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  • Published: 1 December 2010
  • ISBN: 9781409040606
  • Imprint: Vintage Digital
  • Format: EBook
  • Pages: 912

Collected Stories

The complete collection of award-winning stories from one of the finest American writers of the last century

John Cheever's Collected Stories explores the delicate psychological frameworks of 20th century suburbia.


This outstanding collection by Pulitzer Prize-winning novelist John Cheever shows the power and range of one of the finest short story writers of the last century. Stories of love and of squalor, they include masterpieces such as 'The Swimmer' and 'Goodbye, My Brother' and date from the time of his honourable discharge from the Army at the end of the Second World War.

  • Published: 1 December 2010
  • ISBN: 9781409040606
  • Imprint: Vintage Digital
  • Format: EBook
  • Pages: 912

About the author

John Cheever

John Cheever was born in Quincy, Massachusetts, in 1912, and he went to school at Thayer Academy in South Braintree. He is the author of seven collections of stories and five novels. His first novel, The Wapshot Chronicle, won the 1958 National Book Award. In 1965 he received the Howells Medal for Fiction from the National Academy of Arts and Letters and in 1978 he won the National Book Critics Circle Award and the Pulitzer prize. Shortly before his death in 1982 he was awarded the National Medal for Literature.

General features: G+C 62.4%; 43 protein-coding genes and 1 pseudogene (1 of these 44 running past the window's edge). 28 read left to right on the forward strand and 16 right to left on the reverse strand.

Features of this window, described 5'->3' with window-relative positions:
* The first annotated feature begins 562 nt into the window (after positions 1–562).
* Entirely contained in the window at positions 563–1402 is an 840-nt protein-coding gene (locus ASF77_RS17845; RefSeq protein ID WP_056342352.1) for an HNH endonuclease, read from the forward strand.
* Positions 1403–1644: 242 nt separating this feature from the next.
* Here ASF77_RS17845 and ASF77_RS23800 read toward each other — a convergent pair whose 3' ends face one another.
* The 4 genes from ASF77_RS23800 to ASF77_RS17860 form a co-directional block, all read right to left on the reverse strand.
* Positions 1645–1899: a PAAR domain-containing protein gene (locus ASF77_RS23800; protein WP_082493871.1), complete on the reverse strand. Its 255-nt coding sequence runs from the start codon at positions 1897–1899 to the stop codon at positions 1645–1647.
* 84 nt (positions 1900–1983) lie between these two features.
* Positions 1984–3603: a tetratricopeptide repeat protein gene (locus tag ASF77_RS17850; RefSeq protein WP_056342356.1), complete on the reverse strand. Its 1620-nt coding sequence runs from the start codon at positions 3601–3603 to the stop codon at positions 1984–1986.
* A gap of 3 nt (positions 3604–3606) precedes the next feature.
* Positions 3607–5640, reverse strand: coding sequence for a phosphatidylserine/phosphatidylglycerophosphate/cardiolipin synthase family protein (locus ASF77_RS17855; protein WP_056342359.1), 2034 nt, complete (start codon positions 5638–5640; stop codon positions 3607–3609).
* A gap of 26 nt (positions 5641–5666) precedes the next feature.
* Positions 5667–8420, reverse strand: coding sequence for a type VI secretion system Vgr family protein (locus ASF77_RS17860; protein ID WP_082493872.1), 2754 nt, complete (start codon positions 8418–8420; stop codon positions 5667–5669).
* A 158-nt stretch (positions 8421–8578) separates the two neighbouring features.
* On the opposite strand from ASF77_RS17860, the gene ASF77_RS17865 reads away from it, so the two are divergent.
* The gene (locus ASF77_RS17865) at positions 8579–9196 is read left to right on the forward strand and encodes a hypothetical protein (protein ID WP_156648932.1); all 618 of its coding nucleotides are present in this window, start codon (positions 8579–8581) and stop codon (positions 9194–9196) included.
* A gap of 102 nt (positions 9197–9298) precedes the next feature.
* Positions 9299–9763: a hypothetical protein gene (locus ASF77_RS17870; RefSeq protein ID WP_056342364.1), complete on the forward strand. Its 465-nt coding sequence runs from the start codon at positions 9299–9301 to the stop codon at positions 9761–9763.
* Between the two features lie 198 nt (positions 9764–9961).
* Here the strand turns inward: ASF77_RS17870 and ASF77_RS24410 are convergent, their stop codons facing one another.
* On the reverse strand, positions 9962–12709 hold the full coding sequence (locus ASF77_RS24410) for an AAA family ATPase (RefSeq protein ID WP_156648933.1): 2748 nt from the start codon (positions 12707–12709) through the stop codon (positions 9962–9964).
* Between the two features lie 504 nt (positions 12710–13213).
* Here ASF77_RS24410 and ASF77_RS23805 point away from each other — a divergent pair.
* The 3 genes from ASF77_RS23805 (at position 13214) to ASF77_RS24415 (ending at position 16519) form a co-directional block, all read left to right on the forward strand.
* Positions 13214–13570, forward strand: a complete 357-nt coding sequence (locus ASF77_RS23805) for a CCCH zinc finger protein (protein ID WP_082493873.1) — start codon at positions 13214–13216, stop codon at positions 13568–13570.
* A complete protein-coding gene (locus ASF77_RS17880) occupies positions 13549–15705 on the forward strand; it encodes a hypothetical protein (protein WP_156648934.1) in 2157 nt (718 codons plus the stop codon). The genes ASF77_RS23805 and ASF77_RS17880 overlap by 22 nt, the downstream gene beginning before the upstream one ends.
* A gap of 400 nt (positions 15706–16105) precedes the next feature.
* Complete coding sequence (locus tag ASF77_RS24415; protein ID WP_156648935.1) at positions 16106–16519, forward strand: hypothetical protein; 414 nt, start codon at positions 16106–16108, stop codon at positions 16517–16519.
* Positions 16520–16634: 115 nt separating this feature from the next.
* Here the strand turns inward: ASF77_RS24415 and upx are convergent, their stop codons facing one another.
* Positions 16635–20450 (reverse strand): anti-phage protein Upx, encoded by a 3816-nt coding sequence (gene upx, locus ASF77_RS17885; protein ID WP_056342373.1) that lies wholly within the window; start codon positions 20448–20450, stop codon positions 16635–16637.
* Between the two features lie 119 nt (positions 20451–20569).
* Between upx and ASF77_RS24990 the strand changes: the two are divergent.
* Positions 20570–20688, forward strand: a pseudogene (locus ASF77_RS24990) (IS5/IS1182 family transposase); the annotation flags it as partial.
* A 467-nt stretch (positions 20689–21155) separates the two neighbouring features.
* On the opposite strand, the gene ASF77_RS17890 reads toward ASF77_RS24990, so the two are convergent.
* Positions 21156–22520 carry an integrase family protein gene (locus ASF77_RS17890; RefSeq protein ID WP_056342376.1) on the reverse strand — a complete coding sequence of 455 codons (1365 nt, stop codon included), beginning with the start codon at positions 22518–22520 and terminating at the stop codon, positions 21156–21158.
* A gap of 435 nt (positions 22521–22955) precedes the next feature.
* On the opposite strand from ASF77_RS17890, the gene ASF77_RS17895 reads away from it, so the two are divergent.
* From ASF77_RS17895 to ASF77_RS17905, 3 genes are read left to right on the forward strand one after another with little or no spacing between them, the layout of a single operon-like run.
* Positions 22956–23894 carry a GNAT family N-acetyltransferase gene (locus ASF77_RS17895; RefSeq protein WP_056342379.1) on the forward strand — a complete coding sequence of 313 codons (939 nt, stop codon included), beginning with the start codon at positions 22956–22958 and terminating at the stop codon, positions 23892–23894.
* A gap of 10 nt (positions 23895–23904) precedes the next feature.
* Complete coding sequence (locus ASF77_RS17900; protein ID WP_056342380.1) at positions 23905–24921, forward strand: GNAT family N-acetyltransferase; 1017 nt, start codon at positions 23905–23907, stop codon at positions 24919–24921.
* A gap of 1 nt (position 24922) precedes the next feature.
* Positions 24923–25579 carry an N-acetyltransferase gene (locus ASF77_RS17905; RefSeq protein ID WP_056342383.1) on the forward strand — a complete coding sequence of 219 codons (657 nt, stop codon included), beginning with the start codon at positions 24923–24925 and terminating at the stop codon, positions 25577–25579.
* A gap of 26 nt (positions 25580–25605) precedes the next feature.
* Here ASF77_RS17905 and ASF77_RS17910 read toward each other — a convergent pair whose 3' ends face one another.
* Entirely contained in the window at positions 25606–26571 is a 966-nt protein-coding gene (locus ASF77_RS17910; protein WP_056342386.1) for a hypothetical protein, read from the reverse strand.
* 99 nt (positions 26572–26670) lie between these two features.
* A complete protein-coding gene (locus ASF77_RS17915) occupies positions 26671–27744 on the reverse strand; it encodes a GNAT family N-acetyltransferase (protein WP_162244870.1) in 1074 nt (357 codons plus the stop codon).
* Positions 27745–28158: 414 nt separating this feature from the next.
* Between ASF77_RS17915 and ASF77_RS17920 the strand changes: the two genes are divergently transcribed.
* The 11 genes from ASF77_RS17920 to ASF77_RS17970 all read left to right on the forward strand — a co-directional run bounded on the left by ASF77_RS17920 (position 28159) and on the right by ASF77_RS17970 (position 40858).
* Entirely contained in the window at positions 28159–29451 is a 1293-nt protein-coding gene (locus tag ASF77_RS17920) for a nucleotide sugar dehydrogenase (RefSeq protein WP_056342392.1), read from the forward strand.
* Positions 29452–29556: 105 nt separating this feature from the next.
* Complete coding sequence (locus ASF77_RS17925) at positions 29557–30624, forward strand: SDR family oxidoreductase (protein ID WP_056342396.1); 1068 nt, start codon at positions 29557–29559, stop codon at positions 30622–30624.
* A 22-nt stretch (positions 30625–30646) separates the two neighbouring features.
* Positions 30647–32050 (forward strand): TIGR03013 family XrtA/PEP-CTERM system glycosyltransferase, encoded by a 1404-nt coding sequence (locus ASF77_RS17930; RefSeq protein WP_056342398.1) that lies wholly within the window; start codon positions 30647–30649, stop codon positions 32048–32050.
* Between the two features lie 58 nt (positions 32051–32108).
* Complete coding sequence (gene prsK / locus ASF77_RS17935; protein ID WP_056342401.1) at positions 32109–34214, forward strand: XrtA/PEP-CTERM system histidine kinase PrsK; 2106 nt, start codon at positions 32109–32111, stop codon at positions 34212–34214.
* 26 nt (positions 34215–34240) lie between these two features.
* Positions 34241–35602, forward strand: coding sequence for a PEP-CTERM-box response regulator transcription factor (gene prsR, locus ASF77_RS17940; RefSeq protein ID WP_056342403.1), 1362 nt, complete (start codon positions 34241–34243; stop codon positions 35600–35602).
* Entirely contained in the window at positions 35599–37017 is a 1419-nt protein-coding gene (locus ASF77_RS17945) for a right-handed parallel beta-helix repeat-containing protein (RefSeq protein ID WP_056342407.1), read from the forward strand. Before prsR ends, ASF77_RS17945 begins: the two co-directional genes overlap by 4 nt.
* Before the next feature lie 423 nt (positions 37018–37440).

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Praise for Collected Stories

I've read nothing better this year than The Stories of John Cheever.

Peter McKay, Daily Mail, Book of the Year

[They] define what a short story should be - intense, moving and resonant

Meaghan Delahunt, Scotsman, Books of the Year

A writer of grace and wit, quietly dealing with people, like himself, who sense that their seemly, well-respected lives are being lived upon a precipice

Sunday Times

Cheever's accomplishment in his exacting art is proportionally large, as solid as it is brilliant, and likely to endure

New York Review of Books

Currently I'm reading John Cheever's Collected Stories. My God, he was good

David Mitchell

I reread Cheever's 'The Swimmer' late the other night. It had the effect that reading Cheever always has: it made me want to get up and start the futile task of trying to write something as measured yet mysteriously, heart-judderingly unexpected for myself

Gordon Burns, Sunday Times

John Cheever understood fallibility and that made for the greatness in his writing

The Times

Magnificently touching, moving and funny, and often set in an imaginary but archetypically well-heeled American suburb

Jan Morris

'The Swimmer' is a masterpiece of mystery, language and sorrow

Michael Chabon

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